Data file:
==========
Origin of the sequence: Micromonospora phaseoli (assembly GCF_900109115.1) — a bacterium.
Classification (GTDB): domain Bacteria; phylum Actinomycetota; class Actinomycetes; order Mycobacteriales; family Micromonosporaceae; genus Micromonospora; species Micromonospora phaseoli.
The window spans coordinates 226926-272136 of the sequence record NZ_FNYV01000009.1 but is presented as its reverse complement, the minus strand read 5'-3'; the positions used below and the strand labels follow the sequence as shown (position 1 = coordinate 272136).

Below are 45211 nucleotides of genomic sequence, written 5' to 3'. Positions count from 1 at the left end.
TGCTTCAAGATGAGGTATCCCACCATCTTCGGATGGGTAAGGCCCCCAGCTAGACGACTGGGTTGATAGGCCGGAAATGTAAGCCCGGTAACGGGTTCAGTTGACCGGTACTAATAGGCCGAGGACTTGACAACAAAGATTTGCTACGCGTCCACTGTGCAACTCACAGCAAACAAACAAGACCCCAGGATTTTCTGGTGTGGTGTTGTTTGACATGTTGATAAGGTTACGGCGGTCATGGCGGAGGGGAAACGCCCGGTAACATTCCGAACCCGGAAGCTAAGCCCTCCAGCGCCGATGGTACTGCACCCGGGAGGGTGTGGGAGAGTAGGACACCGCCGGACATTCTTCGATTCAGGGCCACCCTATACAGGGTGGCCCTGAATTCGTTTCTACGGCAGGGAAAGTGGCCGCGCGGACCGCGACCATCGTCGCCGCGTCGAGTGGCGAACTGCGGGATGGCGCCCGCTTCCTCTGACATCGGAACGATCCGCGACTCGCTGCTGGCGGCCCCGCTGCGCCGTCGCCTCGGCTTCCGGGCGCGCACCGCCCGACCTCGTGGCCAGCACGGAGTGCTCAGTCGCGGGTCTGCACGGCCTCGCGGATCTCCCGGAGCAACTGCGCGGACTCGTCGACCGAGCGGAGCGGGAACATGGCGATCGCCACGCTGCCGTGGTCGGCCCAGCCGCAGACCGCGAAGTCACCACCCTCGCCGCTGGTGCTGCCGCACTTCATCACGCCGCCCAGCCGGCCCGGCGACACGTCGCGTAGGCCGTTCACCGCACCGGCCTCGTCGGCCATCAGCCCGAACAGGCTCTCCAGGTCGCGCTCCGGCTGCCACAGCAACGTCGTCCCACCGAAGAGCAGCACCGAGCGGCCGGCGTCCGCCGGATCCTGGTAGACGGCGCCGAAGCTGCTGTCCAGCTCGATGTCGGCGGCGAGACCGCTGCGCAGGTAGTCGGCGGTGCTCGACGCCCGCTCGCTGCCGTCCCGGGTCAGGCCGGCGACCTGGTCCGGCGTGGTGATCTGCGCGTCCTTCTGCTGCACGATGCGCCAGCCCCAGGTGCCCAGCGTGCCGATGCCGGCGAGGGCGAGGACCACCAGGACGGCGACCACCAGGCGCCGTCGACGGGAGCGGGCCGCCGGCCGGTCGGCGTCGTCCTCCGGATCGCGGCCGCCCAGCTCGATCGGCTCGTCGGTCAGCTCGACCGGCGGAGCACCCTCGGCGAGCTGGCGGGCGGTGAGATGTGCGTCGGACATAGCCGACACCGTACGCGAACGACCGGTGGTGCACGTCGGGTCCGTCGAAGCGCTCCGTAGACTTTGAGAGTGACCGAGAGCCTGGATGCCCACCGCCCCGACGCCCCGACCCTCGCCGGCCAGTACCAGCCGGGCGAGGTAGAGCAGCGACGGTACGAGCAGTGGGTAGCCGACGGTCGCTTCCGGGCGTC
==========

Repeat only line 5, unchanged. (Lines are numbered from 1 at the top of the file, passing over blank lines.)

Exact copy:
TGCTTCAAGATGAGGTATCCCACCATCTTCGGATGGGTAAGGCCCCCAGCTAGACGACTGGGTTGATAGGCCGGAAATGTAAGCCCGGTAACGGGTTCAGTTGACCGGTACTAATAGGCCGAGGACTTGACAACAAAGATTTGCTACGCGTCCACTGTGCAACTCACAGCAAACAAACAAGACCCCAGGATTTTCTGGTGTGGTGTTGTTTGACATGTTGATAAGGTTACGGCGGTCATGGCGGAGGGGAAACGCCCGGTAACATTCCGAACCCGGAAGCTAAGCCCTCCAGCGCCGATGGTACTGCACCCGGGAGGGTGTGGGAGAGTAGGACACCGCCGGACATTCTTCGATTCAGGGCCACCCTATACAGGGTGGCCCTGAATTCGTTTCTACGGCAGGGAAAGTGGCCGCGCGGACCGCGACCATCGTCGCCGCGTCGAGTGGCGAACTGCGGGATGGCGCCCGCTTCCTCTGACATCGGAACGATCCGCGACTCGCTGCTGGCGGCCCCGCTGCGCCGTCGCCTCGGCTTCCGGGCGCGCACCGCCCGACCTCGTGGCCAGCACGGAGTGCTCAGTCGCGGGTCTGCACGGCCTCGCGGATCTCCCGGAGCAACTGCGCGGACTCGTCGACCGAGCGGAGCGGGAACATGGCGATCGCCACGCTGCCGTGGTCGGCCCAGCCGCAGACCGCGAAGTCACCACCCTCGCCGCTGGTGCTGCCGCACTTCATCACGCCGCCCAGCCGGCCCGGCGACACGTCGCGTAGGCCGTTCACCGCACCGGCCTCGTCGGCCATCAGCCCGAACAGGCTCTCCAGGTCGCGCTCCGGCTGCCACAGCAACGTCGTCCCACCGAAGAGCAGCACCGAGCGGCCGGCGTCCGCCGGATCCTGGTAGACGGCGCCGAAGCTGCTGTCCAGCTCGATGTCGGCGGCGAGACCGCTGCGCAGGTAGTCGGCGGTGCTCGACGCCCGCTCGCTGCCGTCCCGGGTCAGGCCGGCGACCTGGTCCGGCGTGGTGATCTGCGCGTCCTTCTGCTGCACGATGCGCCAGCCCCAGGTGCCCAGCGTGCCGATGCCGGCGAGGGCGAGGACCACCAGGACGGCGACCACCAGGCGCCGTCGACGGGAGCGGGCCGCCGGCCGGTCGGCGTCGTCCTCCGGATCGCGGCCGCCCAGCTCGATCGGCTCGTCGGTCAGCTCGACCGGCGGAGCACCCTCGGCGAGCTGGCGGGCGGTGAGATGTGCGTCGGACATAGCCGACACCGTACGCGAACGACCGGTGGTGCACGTCGGGTCCGTCGAAGCGCTCCGTAGACTTTGAGAGTGACCGAGAGCCTGGATGCCCACCGCCCCGACGCCCCGACCCTCGCCGGCCAGTACCAGCCGGGCGAGGTAGAGCAGCGACGGTACGAGCAGTGGGTAGCCGACGGTCGCTTCCGGGCGTC